DCSIMG

‘You need a plan and purpose’

Pictured is Grant Couzens  (w121128-1d)  Picture by Mark Fear

Pictured is Grant Couzens (w121128-1d) Picture by Mark Fear

A former heroin user has said finding a new purpose in life has finally helped him to kick his 35-year drug habit.

Grant Couzens, of Worksop, has been clean for eight months now and is enjoying studying a nursing access course at North Notts College.

The 50-year-old said he was at his lowest ebb when he returned to his parents’ home in Retford in March this year.

“I had been in India for a few months and I was so unhappy, having made a few half-hearted attempts to end it all,” he said.

“I came back to London with just two rupees in my pocket and had nowhere to go so I came back to Retford. I was really broken and I think using drugs was a deliberate attempt to break myself. I just didn’t want to be in my body any more.”

Grant said he got great support from his family but knew he needed more help with the issues surrounding his drug taking and headed for HOPE for Homeless in Worksop. He said he initially found it hard to be around other people with drug problems but soon found the motivation to put his past past behind him.

“Opiates are like a velvet claw – they grip you around your neck and totally change your life. I knew I needed a new plan but when you come off drugs your past soon catches up with you,” he said. “I knew I wanted to get into mental health nursing and it was great to get a place on the access course which will help me to go on to university.”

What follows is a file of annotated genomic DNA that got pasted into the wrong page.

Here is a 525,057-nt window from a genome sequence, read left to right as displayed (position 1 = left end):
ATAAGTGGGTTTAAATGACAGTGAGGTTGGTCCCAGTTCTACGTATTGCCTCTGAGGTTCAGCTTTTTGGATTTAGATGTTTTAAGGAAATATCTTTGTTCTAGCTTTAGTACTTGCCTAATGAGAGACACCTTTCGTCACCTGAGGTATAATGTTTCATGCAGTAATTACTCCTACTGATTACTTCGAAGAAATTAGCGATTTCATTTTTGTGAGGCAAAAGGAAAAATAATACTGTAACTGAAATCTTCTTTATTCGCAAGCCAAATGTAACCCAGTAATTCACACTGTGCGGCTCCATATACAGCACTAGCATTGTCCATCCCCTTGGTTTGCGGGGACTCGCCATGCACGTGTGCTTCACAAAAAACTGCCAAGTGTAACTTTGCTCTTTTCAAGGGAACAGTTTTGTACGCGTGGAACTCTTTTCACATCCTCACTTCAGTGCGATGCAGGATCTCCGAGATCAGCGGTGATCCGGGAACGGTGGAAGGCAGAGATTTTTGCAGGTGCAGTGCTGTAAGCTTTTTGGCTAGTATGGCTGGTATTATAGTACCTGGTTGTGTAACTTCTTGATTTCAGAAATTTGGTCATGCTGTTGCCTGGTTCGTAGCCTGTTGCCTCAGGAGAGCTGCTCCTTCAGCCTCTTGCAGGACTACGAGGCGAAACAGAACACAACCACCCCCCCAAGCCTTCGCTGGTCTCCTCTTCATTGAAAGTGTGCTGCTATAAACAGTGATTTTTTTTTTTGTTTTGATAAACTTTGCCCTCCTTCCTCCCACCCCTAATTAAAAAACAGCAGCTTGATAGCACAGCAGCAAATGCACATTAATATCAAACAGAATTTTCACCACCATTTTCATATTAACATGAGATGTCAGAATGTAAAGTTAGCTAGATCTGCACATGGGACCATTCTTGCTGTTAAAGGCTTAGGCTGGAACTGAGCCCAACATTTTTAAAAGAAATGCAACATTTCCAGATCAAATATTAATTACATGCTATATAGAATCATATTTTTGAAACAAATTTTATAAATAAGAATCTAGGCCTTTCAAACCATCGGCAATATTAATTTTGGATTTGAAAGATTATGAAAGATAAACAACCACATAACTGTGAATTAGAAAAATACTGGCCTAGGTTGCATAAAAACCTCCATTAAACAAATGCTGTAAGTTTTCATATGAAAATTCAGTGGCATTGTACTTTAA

But he said that the transition has not always been a smooth one and that he has had to make major changes to his lifestyle.

“I had let my mind run the show for so long and really had to work hard to ignore what it was telling me. Your mind will always try to sabotage you – despite your best intentions,” he said. “It’s also really important to get away from the place and people who led you to taking drugs in the first place. You have got to find a purpose in life and be brutally honest with yourself – otherwise it’s worthless.”

He added: “You have this misguided sense of loyalty to stay in touch with people but you realise that when you come off drugs, people soon stop calling you.”

Grant said he has joined a writing and music group and is taking positive steps to sort his life out beyond his college course.

“I used to moan that there was never anything to do in Worksop and Retford but I lived in London for so long and what did I do with my life then?” he said.

“I really want to work out in the community and reach out to those people who need help before they end up in secure institutions.”

“You need a plan and a purpose and to do it for yourself. All I have ever wanted is a contented mind and I think I am slowly getting there.”

 
 
 

Back to the top of the page